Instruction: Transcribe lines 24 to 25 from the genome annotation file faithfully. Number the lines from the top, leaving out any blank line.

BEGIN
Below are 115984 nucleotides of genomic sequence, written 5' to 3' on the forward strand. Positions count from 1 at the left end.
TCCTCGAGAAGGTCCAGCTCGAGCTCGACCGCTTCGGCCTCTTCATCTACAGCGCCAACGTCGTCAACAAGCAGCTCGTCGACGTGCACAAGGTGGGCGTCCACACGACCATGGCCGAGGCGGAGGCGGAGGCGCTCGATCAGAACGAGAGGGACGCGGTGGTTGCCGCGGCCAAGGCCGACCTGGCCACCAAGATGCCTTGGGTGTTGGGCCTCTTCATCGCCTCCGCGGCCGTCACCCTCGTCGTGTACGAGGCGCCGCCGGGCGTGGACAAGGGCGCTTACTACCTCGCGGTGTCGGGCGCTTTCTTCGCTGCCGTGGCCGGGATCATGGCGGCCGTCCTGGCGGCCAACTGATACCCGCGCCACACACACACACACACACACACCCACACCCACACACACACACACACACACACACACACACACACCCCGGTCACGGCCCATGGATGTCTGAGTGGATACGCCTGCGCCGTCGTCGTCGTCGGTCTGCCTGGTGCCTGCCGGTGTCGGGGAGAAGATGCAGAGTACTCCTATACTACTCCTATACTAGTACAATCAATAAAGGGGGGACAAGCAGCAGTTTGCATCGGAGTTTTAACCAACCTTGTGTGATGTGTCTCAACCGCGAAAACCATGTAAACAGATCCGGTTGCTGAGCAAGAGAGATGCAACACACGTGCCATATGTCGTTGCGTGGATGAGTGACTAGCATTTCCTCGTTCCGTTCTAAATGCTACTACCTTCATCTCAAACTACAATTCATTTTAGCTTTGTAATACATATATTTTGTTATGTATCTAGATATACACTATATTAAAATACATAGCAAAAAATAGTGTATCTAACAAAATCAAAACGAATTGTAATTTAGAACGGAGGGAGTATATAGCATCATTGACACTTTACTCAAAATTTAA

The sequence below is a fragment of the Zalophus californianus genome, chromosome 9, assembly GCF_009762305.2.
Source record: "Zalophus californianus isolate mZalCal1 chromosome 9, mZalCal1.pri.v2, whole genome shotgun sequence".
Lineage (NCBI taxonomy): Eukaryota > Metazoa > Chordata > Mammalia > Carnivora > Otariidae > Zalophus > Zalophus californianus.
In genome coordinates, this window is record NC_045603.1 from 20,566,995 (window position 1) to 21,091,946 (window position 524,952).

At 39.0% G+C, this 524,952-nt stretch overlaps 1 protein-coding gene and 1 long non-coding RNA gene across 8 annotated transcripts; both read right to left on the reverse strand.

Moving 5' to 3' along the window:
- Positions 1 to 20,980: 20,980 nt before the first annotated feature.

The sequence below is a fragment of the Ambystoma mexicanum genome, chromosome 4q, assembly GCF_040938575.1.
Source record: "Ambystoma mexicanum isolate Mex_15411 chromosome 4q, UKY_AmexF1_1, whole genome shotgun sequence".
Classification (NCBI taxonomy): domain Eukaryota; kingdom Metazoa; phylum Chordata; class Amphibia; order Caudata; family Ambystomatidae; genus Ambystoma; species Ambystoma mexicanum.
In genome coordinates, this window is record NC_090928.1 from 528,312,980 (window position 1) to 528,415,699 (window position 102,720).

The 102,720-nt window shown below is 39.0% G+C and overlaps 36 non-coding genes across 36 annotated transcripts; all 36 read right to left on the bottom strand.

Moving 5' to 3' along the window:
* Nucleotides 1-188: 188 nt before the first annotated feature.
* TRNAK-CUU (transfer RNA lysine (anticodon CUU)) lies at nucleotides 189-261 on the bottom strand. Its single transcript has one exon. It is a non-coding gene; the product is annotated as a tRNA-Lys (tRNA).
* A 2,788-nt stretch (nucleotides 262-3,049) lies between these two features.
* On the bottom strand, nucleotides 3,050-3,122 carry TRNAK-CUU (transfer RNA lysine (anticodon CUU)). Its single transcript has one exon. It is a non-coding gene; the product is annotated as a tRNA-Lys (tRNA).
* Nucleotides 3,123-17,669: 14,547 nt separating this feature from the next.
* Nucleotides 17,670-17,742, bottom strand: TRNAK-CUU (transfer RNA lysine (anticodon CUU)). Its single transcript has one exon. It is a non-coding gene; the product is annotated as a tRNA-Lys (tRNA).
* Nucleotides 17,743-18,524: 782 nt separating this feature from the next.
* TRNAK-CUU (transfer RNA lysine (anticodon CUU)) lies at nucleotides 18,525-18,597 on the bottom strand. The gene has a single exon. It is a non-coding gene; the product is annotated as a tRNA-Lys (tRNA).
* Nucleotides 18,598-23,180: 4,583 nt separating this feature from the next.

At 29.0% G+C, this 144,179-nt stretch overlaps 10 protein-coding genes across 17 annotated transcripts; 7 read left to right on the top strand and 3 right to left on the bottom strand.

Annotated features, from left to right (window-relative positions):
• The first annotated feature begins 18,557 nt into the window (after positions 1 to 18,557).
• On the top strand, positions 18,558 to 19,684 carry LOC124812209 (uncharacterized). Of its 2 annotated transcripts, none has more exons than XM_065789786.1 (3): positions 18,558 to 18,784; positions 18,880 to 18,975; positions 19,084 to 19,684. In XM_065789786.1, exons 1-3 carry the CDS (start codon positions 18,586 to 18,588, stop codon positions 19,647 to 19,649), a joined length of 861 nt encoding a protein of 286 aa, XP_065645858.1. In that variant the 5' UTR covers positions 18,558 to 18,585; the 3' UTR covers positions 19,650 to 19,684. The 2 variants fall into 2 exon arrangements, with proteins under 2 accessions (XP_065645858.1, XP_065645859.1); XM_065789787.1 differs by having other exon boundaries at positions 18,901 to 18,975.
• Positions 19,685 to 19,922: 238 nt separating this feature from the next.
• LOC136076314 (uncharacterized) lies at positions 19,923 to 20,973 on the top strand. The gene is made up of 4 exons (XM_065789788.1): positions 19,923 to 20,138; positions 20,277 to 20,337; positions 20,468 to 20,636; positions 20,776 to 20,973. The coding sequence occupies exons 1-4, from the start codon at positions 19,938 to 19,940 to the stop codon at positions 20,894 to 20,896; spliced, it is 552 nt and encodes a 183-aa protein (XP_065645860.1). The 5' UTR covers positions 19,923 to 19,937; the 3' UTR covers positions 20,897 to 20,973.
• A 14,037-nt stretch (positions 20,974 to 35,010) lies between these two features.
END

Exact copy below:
* Nucleotides 18,598-23,180: 4,583 nt separating this feature from the next.

At 29.0% G+C, this 144,179-nt stretch overlaps 10 protein-coding genes across 17 annotated transcripts; 7 read left to right on the top strand and 3 right to left on the bottom strand.